This may have been the oddest pairing of the morning, one that punters everywhere would have avoided like ranch dressing on chicken wings. Match rookies Viktor Hovland and Bernd Wiesberger against the featured American team? It almost worked. After six holes, Team Blue had a three-up lead, but then gave it all back. By the eleventh tee, Team Red had leveled the match. The Blues grabbed the eleventh to reclaim the lead, but ran out of gas in the home stretch. The final five holes were won, one by the Euros and four by the Yanks. After struggling on Friday morning, Thomas and Spieth appear to have found their stride and caught a second wind.

Match Twelve:  Westwood/Fitzpatrick vs. Cantlay/Schauffele

The fourth match of morning the second featured much less exchange of won/lost holes. Only 10 of the 18 were claimed by either team. The Europeans led by one after six, but the Americans won four of the next five to gain a three-hole advantage. Back came the Englishmen, with wins at 12 and 16. Trouble was, the Californians also won hole 15, and the match was finished at the 17th green. Ryder Cups are won by hot putters, and no one is putting better than Patrick Cantlay and Xander Schauffele.

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Ryder Cup Rundown: Day One Afternoon Fourballs

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Team Europe needs to bow its collective heads and figure out how to win a partner match. The side has one outright victory in eight matches, and at this point, halves won’t get the job done. Give the home squad four more points today, and the Cup that Samuel Ryder himself offered up might as well be inscribed with the Red White and Blue as champion for 2021.

Always good at second-guessing the decisions of the wise, we’re fine with getting everyone on the course on day one, but some pairings should not be disassembled. For Europe, why break up García and Rahm? For the USA, pick either one of Johnson/Morikawa and Cantlay/Schauffele. Well, at least those break-ups give us something about which to write.

One pair that won’t be matched at all this year, gave us the greatest excitement in 2018, the last time these matches were played. Remember Moliwood? We sure do. Read on for more about Friday afternoon’s four-ball matches.

Match 5: Wiesberger/Casey vs. Johnson/Schauffele

When Dustin Johnson is the elder statesman on Team USA, you know that a generational shift has happened. Johnson seems to have become, at least for 2021, what the Americans needed: a horse to send out first, to which to hitch the wagon, and let all the other explorers follow with great confidence. Johnson won his second match of the day, with a different partner, by a 2 & 1 margin that never seemed that close, throughout the round. When Johnson is on, he is the most impressive driver of the golf ball we have ever seen. Longer and straighter than anyone, he puts himself in position to attack any hole location. With Olympic champion Xander Schauffele as his running mate on Friday afternoon, Johnson was at his best, and Team RWB grabbed its fourth point of the day, ensuring at least a half of the opening slate.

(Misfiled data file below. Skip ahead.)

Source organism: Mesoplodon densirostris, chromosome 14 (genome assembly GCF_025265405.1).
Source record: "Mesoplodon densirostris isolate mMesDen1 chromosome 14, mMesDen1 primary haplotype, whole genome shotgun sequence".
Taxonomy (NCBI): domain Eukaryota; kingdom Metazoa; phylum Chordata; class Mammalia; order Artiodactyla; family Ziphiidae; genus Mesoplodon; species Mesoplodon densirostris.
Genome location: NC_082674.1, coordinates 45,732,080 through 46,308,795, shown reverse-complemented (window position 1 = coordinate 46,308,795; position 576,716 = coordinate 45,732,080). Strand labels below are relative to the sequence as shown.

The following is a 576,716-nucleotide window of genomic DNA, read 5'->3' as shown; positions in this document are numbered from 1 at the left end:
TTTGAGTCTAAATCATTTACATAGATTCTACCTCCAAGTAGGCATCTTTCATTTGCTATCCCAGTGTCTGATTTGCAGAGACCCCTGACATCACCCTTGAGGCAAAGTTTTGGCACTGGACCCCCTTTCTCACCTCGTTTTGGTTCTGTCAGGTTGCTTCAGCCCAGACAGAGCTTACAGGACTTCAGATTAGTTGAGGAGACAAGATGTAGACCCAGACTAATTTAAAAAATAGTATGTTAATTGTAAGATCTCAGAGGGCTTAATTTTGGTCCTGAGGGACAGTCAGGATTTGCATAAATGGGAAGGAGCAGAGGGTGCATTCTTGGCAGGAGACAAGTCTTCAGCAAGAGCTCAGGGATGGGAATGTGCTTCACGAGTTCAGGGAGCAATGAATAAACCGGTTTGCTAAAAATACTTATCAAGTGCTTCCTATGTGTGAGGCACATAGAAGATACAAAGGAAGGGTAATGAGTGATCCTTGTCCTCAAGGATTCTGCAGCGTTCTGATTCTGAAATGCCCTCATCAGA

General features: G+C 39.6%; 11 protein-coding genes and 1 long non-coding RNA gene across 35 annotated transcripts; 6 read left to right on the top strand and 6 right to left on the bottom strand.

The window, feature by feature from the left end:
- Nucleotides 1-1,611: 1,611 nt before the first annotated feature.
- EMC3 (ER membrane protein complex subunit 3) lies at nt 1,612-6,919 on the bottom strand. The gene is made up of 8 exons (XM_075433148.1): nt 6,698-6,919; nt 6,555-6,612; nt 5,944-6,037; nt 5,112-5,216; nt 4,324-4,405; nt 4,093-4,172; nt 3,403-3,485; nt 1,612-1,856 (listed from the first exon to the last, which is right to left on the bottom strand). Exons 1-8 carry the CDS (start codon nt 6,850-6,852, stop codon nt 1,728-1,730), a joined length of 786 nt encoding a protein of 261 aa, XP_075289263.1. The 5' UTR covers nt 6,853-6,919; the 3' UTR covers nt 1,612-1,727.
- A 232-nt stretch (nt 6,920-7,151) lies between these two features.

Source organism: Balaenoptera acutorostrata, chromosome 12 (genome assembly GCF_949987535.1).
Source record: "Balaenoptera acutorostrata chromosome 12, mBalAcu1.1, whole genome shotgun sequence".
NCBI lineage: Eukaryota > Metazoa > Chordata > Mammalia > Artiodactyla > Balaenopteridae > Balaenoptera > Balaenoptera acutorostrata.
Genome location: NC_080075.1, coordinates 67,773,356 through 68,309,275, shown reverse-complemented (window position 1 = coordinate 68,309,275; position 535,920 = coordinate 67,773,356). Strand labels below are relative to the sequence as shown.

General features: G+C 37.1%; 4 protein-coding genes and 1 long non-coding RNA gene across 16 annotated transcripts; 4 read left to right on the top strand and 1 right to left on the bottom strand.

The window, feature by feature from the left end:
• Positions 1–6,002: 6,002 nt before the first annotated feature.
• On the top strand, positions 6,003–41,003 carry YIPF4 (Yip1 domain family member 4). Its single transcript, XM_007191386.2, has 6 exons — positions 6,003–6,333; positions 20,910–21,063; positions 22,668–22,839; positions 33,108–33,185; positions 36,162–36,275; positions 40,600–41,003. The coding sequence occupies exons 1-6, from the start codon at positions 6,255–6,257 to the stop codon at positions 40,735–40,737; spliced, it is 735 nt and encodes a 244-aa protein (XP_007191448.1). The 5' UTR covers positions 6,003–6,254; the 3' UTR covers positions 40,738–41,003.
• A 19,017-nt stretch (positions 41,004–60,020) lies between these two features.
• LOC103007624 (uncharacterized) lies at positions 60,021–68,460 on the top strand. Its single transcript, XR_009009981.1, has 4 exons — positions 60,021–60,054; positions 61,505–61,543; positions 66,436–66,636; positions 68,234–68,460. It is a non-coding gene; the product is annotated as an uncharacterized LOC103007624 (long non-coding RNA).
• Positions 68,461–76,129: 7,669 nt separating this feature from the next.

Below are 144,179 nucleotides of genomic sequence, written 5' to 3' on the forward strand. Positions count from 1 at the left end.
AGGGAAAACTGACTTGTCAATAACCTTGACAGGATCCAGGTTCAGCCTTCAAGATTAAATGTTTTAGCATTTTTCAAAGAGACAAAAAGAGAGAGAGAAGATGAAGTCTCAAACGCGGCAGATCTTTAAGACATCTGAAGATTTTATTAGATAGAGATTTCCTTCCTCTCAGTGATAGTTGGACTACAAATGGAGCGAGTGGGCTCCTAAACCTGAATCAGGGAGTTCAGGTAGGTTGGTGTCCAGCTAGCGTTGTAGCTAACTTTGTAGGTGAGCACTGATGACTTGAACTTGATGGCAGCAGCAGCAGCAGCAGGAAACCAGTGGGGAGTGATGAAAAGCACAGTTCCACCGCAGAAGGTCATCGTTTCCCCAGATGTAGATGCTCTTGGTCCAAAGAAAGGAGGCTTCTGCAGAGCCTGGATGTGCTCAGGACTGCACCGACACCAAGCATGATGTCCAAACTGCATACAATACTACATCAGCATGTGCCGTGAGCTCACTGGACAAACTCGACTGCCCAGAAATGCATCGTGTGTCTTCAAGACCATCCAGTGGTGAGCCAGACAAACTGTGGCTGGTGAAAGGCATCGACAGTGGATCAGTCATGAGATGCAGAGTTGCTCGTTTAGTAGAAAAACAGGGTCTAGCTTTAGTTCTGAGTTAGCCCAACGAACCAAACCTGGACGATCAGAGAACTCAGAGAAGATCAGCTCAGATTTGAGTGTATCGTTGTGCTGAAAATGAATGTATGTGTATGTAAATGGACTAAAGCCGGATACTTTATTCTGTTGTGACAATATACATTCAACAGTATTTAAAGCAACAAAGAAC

Match 6: Rahm/Hatton vs. DeChambeau/Scheffler

If the next match hadn’t already been determined by the time Tyrrell Hatton pulled out some last-hole heroics, how the tide might have turned! Scottie Scheffler partnered fellow Texan Bryson DeChambeau as if both had multiple international caps between them, only to have their outright victory snatched by the Englishman’s late magic. The 18th at the Straits course is beguiling and muscular, but Hatton stared it down and earned the visiting team its first credits for the afternoon slate. Alas …

Match 7: McIlroy/Lowry vs. Finau/English

4 & 3 for Team USA, from Tony Finau (who learned to win again) and Harris English (who debuted this afternoon in Ryder Cup play.) For the extremely-amateur psychologists among us, this match was a delight. The fellow who should be leading Europe at this juncture (McIlroy) seems uninspired and uninspiring. Harrington’s second Captain’s pick (Lowry) lost just as his third one (Poulter) did in the morning round. If I were Harrington, I’d pair Poults and Lowry on Saturday and say Boys, get the job done. There’s not much else to try.

Finau and English absolutely owned the middle of the golf course. They made birdies at 6, 8, 9 and 10 to wrestle away Europe’s trifling, one-hole lead (earned at the fifth with a McIlroy eagle.) They added one more at the 13th to make victory seem inevitable, then road the par train for two more stops. For Finau, Fall 2021 has to have been the most satisfying and relieving stretch of his career. For the European side, more questions than answers.

Match 8: Cantlay/Thomas vs. Hovland/Fleetwood

Successful Ryder Cup pairings captivate us in a way that can partly never be explained. Seve and Xema (José María Olazábal) were the finest ever, and no matter which side you cheered on, you knew something special would ensue. The same happened in 2019, when Tommy Fleetwood partnered Francesco Molinari to four victories in France. Sadly, Molinari is not on the European side this year so it was up to Viktor Hovland to spark the bearded Englishman on to victory. For a time, the magic was there. The Euros won four holes on the outward half, to seize a three-up lead and give hope for an entire point. In the end, they gave all of them back and the unshakable Patrick Cantlay found a way to get Justin Thomas on the scoreboard. From the ninth hole on, the visitors managed just one birdie between them, and that won’t get any job done, especially one on the world stage. Time to get those putters working.